A welcoming opportunity for relief came just four laps later when the 77 and 51 trucks made contact in Turn 2, bringing out the seventh caution of the day and awarding Coulter the "Lucky Dog," putting him back on the lead lap. When the field took the green flag, the No. 18 Toyota Tundra was scored 14th with 73 laps remaining.


Gaining three positions in just five laps, Coulter was on the fast track to breaking back into the top 10 until the field was slowed on lap 105 for debris in Turn 4. Holly used this opportunity to come down pit road for fuel only, setting Coulter up for the final 59 laps. The strategy and fast work by the KBM pit crew allowed the 18 to restart from the 10th position at lap 108.


Just two laps later Coulter was up to the eighth position, but the field was once again slowed for a two-truck accident in Turn 4. As the leaders made their way down pit road for tires and fuel, Coulter made a stop for fuel only, allowing him to take the lead for the lap-118 restart.


Unfortunately, Coulter's lead was short lived as the 4 truck of Jeb Burton snuck around the 18 machine before the field was slowed at lap 121 and eventually red flagged for 12 minutes, 46 seconds when a three-truck accident in Turn 4 brought out the ninth caution of the afternoon.


Opting to stay out, Coulter restarted second with 42 laps remaining. As the 18 Toyota Tundra made its way off of Turn 4, Coulter passed the 4 truck on lap 126 for the lead, which is where he remained for the next 10 circuits.


Teammate Darrell Wallace Jr. got around Coulter to lead lap 137 and Matt Crafton assumed the lead on lap 138. Coulter went on to battle the 88 machine in a nail-biter for the next 29 circuits but wasn't able to make the pass. Crafton claimed the checkered flag and took home his first victory of 2013. Coulter finished the 167-lap event second, posting his second top-10 finish in three starts at Kansas Speedway.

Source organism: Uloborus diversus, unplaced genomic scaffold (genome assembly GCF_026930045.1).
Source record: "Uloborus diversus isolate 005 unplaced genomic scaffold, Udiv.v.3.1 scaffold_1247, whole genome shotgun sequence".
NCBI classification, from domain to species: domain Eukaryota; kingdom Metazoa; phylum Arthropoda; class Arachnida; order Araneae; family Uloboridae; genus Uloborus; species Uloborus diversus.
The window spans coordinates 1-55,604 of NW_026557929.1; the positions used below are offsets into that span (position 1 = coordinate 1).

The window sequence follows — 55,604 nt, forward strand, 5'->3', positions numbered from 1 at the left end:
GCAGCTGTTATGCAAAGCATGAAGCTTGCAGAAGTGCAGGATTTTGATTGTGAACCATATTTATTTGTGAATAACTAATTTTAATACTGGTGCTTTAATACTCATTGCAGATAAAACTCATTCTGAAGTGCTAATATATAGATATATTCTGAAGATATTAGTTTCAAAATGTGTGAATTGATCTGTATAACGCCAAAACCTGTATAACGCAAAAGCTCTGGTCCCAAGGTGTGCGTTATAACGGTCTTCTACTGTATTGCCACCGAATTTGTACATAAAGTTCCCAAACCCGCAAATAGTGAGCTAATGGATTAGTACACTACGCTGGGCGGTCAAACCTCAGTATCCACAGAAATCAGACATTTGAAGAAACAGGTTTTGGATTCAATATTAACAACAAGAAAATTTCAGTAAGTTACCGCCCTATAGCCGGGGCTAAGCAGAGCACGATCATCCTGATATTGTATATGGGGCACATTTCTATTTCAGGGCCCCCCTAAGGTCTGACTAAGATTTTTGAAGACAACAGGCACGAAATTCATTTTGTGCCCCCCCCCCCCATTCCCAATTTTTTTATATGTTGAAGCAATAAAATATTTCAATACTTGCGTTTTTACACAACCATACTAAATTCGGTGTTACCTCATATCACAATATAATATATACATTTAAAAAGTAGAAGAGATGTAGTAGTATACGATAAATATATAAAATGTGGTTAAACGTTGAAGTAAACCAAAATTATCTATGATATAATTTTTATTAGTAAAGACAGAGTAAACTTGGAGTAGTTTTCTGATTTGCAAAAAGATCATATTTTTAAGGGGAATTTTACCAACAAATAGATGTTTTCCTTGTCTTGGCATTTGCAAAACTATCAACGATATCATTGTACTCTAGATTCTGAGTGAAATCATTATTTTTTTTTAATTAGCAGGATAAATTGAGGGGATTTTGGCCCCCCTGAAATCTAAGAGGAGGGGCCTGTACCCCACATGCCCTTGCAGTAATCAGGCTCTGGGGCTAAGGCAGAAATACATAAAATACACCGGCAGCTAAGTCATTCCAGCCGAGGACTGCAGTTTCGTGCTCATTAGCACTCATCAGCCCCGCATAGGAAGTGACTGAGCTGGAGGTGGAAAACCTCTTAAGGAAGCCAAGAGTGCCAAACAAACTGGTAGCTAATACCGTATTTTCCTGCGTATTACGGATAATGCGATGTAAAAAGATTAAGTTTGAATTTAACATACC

Ryan Blaney, Brendan Gaughan and Johnny Sauter rounded out the top five.


Teammates, Darrell Wallace, Jr led twice for eight laps and brought his No. 54 Liberty Tire Recycling Toyota Tundra home in the seventh position. Kyle Busch piloted the No. 51 ToyotaCare Tundra for the second time this season and after leading 11 laps, was involved in an incident off Turn 2 at lap 91 with the 77 machine and relegated to a 27th-place finish.


Following a solid performance in the fourth event on the 2013 schedule at Kansas Speedway Coulter broke into the top 10 in Truck Series driver point standings and currently sits ninth - a mere 10 points out of the top five and 49 markers behind series point leader Johnny Sauter.


The field was slowed 11 times during the 167-lap event for 52 laps and the lead was exchanged 18 times among 10 drivers.


The NCWTS will take three weeks off before getting back to action at Charlotte (N.C.) Motor Speedway for the 11th Annual North Carolina Education Lottery 200. Coulter has two starts at the 1.5-mile paved track including a track-best seventh in the 2012 event. The event will air live at 8 p.m. ET on SPEED and SiriusXM NASCAR Channel 90.



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Steven B. Wilson